Tendances de financement du secteur énergétique

Africa's energy sector received financial commitments totalling $20bn in 2016, reverting close to the 2014 level ($22.4bn) following the record high of $33.5bn committed in 2015.

ICA members were the largest financiers of energy projects in 2016, with total commitments of $7.7bn (down from $8.6bn in 2015).  The World Bank Group ($1.7bn) and Japan ($1.1bn) provided the most commitments from ICA members.  

Chinese financing of energy projects, which reached nearly $10bn in 2015, fell to $4.6bn in 2016.   Almost half of China’s commitments to the sector were accounted for by two $1.5bn commitments to coal-fired power projects, in Kenya and Ghana. 

The decline in private sector participation in energy projects in 2016 was primarily due to the continued hold-up of South Africa’s Renewable Energy Independent Power Producer Procurement (REIPPP) programme.  As a result, private sector financing to the energy sector fell to $1.3bn from $7.2bn in 2015. 


Figure 81: Engagements des membres de l’ICA faveur de l’énergie 2011-2015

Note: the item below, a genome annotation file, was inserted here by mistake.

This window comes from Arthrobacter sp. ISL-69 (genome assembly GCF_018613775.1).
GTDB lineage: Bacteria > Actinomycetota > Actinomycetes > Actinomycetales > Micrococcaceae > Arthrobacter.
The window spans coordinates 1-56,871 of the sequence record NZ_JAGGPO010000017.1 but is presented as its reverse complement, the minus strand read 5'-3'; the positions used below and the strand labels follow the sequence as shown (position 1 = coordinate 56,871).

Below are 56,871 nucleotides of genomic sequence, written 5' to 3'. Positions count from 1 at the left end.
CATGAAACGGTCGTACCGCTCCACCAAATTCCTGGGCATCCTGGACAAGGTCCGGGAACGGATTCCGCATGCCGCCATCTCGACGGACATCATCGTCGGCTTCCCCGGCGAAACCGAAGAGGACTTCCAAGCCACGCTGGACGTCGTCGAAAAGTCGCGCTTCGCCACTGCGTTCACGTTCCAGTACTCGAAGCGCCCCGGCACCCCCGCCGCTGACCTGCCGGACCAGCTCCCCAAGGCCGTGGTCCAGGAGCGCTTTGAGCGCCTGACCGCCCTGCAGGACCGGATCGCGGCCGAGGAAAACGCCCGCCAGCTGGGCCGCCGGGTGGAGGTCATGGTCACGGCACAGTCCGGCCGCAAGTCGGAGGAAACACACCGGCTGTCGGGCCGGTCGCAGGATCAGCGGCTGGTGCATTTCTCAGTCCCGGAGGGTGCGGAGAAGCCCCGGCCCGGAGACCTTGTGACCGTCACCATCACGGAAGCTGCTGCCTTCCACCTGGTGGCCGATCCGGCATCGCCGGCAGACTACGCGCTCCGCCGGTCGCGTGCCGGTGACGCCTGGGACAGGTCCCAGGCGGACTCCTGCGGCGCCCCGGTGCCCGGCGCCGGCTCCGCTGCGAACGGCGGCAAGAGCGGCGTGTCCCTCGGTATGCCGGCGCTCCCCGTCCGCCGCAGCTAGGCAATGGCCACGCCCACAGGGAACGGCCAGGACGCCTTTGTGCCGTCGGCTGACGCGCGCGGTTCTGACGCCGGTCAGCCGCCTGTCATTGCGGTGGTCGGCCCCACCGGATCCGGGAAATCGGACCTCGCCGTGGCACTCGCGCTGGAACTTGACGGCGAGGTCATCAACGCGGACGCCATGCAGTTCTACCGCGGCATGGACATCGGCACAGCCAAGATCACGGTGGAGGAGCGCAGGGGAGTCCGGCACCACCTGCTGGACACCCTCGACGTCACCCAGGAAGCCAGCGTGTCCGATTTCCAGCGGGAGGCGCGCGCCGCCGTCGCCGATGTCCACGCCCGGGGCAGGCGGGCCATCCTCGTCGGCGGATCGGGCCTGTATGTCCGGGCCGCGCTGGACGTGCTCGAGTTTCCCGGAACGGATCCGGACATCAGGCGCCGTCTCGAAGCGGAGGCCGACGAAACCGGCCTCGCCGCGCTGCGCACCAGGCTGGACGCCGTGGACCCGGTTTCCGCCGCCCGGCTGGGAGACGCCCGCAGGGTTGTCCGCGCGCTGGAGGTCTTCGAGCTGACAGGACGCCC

At $5.6bn, West Africa was the biggest recipient of infrastructure financing in 2016, followed by East Africa, which attracted $5.2bn.  Financing levels for both regions were fairly consistent with the previous year.  North Africa benefitted from $3.3bn in 2016, while Central Africa, Southern Africa, and the Republic of South Africa received $1.4bn, $1.6bn and $2.1bn, respectively. 


Figure 82: Total des engagements en faveur de l’énergie 2014 et 2015


Loans accounted for 57% of identified project financing for the energy sector in 2016, while 7% of total financing was via lines of credit.  Just over 30% of financing was by instruments other than traditional loans, grants, blended finance, export credit, or equity investments.

Figure 82: Total des engagements en faveur de l’énergie 2014 et 2015

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